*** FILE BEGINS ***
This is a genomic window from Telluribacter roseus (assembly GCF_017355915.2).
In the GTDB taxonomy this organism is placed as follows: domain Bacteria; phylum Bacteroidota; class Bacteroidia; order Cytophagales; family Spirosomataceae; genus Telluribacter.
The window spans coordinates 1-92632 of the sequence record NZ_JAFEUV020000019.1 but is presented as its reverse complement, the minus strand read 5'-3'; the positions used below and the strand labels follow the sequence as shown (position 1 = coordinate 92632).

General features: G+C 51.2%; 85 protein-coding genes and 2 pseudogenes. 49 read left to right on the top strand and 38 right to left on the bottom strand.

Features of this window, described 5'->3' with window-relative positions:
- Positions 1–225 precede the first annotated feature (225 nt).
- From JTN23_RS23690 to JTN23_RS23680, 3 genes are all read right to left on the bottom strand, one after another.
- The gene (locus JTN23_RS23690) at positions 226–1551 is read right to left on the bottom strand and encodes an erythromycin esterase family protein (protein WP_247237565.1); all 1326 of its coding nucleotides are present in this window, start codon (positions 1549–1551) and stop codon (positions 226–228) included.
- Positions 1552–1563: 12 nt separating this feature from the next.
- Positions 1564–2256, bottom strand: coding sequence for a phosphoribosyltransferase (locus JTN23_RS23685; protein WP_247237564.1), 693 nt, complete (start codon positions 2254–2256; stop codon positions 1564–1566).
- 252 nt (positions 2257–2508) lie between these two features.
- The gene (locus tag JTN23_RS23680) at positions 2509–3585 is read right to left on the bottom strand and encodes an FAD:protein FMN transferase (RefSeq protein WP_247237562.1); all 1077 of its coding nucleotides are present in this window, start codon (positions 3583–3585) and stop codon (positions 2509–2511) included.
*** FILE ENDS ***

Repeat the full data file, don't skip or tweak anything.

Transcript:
This is a genomic window from Telluribacter roseus (assembly GCF_017355915.2).
In the GTDB taxonomy this organism is placed as follows: domain Bacteria; phylum Bacteroidota; class Bacteroidia; order Cytophagales; family Spirosomataceae; genus Telluribacter.
The window spans coordinates 1-92632 of the sequence record NZ_JAFEUV020000019.1 but is presented as its reverse complement, the minus strand read 5'-3'; the positions used below and the strand labels follow the sequence as shown (position 1 = coordinate 92632).

General features: G+C 51.2%; 85 protein-coding genes and 2 pseudogenes. 49 read left to right on the top strand and 38 right to left on the bottom strand.

Features of this window, described 5'->3' with window-relative positions:
- Positions 1–225 precede the first annotated feature (225 nt).
- From JTN23_RS23690 to JTN23_RS23680, 3 genes are all read right to left on the bottom strand, one after another.
- The gene (locus JTN23_RS23690) at positions 226–1551 is read right to left on the bottom strand and encodes an erythromycin esterase family protein (protein WP_247237565.1); all 1326 of its coding nucleotides are present in this window, start codon (positions 1549–1551) and stop codon (positions 226–228) included.
- Positions 1552–1563: 12 nt separating this feature from the next.
- Positions 1564–2256, bottom strand: coding sequence for a phosphoribosyltransferase (locus JTN23_RS23685; protein WP_247237564.1), 693 nt, complete (start codon positions 2254–2256; stop codon positions 1564–1566).
- 252 nt (positions 2257–2508) lie between these two features.
- The gene (locus tag JTN23_RS23680) at positions 2509–3585 is read right to left on the bottom strand and encodes an FAD:protein FMN transferase (RefSeq protein WP_247237562.1); all 1077 of its coding nucleotides are present in this window, start codon (positions 3583–3585) and stop codon (positions 2509–2511) included.